Gavel Drop: Accused Planned Parenthood Shooter Has Change of Heart

Use quotes to search for exact phrases. Use AND/OR/NOT between keywords or phrases for more precise search results.

Roundups Law and Policy

Gavel Drop: Accused Planned Parenthood Shooter Has Change of Heart

Imani Gandy & Jessica Mason Pieklo

Accused Planned Parenthood shooter Robert Lewis Dear wants to plead "not guilty," and the Colorado Supreme Court wants to know what is in his arrest file.

Welcome to Gavel Drop, our roundup of legal news, headlines, and head-shaking moments in the courts.

The Colorado Supreme Court ordered documents related to the Colorado Springs Planned Parenthood shooting unsealed, while accused shooter Robert Lewis Dear Jr. has said he now plans to plead “not guilty” to the event.

The New York Times editorial board has this to say: “State attacks against Planned Parenthood inflict ‘substantial and immediate’ harm on low-income women,” to which we say, “exactly.” Low-income women often can’t get health care anywhere else, and the anti-choicers seem to think women should get health care in school gymnasiums and homeless shelters.

Tamara Tabo writes for Above the Law that although she is opposed to abortion, David Daleiden deserves to be prosecuted.

The ex-lawyer for the “D.C. Madam” has petitioned the Supreme Court to unseal phone records in case they include customer names that “could affect the 2016 presidential election.”

Roe is gone. The chaos is just beginning.

Follow Rewire News Group on Twitter to stay on top of every breaking moment.


A compelling read on how Planned Parenthood v. Casey was really the death of Roe v. Wade and any substantive recognition of abortion rights.

Dahlia Lithwick says Supreme Court nominee Merrick Garland should show up to the Supreme Court and have a seat. Literally.

The Iowa Supreme Court heard arguments in a case that could restore the voting rights of approximately 20,000 former felons in the state.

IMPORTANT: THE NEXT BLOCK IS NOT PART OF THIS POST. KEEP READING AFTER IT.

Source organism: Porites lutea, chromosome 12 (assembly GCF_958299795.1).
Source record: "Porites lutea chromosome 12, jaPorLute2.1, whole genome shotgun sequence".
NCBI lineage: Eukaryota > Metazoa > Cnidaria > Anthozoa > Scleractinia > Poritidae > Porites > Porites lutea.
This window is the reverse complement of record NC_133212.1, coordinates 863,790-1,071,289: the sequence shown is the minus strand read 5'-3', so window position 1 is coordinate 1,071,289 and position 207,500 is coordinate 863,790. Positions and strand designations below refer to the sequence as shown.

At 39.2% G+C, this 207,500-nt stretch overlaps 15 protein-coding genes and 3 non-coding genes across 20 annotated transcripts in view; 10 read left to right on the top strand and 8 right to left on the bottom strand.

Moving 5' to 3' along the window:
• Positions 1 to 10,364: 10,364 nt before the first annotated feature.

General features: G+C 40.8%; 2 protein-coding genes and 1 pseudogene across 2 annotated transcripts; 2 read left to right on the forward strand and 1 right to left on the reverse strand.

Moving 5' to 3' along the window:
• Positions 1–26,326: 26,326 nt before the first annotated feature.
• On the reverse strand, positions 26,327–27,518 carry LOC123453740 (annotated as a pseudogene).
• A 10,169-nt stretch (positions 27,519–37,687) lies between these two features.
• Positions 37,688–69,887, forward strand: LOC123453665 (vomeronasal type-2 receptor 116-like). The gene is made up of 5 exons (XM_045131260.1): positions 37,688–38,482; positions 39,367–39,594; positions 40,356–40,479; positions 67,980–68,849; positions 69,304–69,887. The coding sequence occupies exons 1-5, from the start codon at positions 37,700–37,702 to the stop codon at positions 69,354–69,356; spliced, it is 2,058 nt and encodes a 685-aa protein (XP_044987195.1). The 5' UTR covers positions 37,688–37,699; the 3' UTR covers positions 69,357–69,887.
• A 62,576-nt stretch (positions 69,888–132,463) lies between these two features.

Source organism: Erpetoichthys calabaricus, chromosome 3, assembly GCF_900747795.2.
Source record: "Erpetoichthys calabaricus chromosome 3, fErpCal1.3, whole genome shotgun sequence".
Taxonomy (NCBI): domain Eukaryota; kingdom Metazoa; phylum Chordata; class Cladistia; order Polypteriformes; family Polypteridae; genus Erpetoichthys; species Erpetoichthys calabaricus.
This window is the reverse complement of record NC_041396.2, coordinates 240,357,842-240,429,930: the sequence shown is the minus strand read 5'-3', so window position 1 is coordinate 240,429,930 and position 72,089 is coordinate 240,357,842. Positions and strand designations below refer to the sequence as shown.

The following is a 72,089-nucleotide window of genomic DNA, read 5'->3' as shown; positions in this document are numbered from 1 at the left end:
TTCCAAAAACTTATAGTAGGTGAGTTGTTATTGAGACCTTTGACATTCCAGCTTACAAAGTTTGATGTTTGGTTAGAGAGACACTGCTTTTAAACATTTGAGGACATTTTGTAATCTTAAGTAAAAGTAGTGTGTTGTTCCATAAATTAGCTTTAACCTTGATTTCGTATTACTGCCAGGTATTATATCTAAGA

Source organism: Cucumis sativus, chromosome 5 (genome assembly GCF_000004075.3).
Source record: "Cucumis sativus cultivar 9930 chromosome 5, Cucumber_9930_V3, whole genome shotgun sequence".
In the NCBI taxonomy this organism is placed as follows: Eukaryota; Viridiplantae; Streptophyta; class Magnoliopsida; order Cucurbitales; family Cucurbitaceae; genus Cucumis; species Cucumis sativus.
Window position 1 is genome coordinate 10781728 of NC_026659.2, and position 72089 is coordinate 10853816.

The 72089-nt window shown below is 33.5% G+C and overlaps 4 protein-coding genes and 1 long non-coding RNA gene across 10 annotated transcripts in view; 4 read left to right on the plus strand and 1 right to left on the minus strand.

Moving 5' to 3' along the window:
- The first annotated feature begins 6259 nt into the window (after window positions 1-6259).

Colleges are spending millions dealing with Title IX sexual misconduct complaints. This in and of itself should be a force driving reforms, but for some reason that doesn’t seem to be happening.

Abortion clinic protesters in Pennsylvania want a federal court to rule they have the constitutional right to shout outside at clinic patients and staff.

The Supreme Court turned away a request from former Illinois Gov. Rod Blagojevich to review his corruption convictions, which included his attempt to sell the Senate seat vacated by President Barack Obama after his election.

Florida health regulators quietly abandoned efforts to fine three Planned Parenthood health clinics on allegations the clinics performed unlawful later abortions in violation of their licenses.

Here’s a story of news cycles colliding. It turns out that Supreme Court nominee Judge Merrick Garland was one of three federal judges on the D.C. Circuit Court of Appeals who denied Donald Trump’s campaign manager Corey Lewandowski’s efforts to get his gun back after a 1999 arrest for unlawfully carrying it into a House of Representatives office building.

The Department of Labor released a rule requiring employers to disclose when they’ve met with anti-union consultants. Naturally, business groups challenged it almost immediately.

The Kansas Supreme Court has been instrumental in blocking the most radical reforms proposed by state Republicans. So now Kansas Republicans are going after the court.

Mark Joseph Stern has a sobering look at the effects of the anti-LGBTQ law passed in Mississippi.